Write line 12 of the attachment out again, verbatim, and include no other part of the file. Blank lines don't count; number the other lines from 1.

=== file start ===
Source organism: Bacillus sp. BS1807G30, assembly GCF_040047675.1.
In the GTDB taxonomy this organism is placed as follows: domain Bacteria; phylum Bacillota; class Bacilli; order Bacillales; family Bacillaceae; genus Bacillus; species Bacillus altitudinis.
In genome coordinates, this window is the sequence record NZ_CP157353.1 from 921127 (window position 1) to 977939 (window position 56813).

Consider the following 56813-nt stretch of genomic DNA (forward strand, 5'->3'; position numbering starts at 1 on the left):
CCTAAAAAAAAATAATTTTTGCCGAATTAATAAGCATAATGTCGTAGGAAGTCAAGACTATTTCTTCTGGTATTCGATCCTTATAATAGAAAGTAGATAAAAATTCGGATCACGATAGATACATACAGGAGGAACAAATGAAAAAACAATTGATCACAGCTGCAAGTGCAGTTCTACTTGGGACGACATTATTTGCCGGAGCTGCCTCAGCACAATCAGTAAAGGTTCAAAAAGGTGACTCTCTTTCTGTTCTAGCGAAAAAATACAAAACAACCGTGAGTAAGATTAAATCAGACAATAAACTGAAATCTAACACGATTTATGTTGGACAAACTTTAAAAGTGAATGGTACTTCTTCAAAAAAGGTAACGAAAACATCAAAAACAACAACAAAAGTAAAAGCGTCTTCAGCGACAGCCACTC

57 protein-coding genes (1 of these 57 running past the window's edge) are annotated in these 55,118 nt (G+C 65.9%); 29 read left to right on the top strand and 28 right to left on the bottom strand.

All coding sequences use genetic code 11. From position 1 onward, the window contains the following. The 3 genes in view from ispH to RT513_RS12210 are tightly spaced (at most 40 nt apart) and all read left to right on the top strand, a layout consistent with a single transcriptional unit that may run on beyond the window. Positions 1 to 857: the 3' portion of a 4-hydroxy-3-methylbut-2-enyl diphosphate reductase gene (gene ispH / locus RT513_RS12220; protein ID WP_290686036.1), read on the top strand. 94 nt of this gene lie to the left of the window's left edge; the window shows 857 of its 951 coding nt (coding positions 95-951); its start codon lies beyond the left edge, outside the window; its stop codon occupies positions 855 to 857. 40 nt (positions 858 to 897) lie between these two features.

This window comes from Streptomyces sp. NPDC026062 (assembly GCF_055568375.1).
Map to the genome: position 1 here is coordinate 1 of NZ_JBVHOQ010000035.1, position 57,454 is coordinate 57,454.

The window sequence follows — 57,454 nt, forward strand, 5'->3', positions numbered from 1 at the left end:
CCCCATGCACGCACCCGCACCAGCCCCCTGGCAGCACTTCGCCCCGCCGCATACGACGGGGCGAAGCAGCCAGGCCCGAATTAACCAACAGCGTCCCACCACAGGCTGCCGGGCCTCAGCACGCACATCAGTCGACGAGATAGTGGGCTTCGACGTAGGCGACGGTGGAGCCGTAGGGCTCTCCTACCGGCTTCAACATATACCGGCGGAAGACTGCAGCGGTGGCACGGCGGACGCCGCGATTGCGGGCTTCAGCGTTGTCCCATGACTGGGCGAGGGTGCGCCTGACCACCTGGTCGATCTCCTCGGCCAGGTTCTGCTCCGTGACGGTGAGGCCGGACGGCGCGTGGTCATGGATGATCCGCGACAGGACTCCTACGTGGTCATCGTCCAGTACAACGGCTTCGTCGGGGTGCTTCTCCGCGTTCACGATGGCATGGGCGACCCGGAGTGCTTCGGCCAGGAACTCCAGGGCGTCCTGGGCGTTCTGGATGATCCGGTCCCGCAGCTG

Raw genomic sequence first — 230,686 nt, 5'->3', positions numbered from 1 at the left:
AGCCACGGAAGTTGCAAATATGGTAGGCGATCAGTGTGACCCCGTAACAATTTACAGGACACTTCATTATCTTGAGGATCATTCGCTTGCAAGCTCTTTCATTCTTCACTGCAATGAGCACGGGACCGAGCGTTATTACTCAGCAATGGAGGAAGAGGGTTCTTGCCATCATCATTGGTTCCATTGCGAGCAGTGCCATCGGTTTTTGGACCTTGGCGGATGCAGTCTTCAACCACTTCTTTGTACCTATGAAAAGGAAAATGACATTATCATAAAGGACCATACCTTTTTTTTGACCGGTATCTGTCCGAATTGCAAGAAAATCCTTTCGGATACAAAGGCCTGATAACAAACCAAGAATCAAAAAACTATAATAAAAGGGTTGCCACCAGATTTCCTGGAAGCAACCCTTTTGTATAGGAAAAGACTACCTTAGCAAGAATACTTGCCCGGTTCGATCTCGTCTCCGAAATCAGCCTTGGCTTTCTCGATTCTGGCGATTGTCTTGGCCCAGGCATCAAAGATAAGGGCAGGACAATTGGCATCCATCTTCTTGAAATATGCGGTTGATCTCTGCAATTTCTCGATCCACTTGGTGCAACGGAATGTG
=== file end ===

Raw genomic sequence first — 230,686 nt, 5'->3', positions numbered from 1 at the left: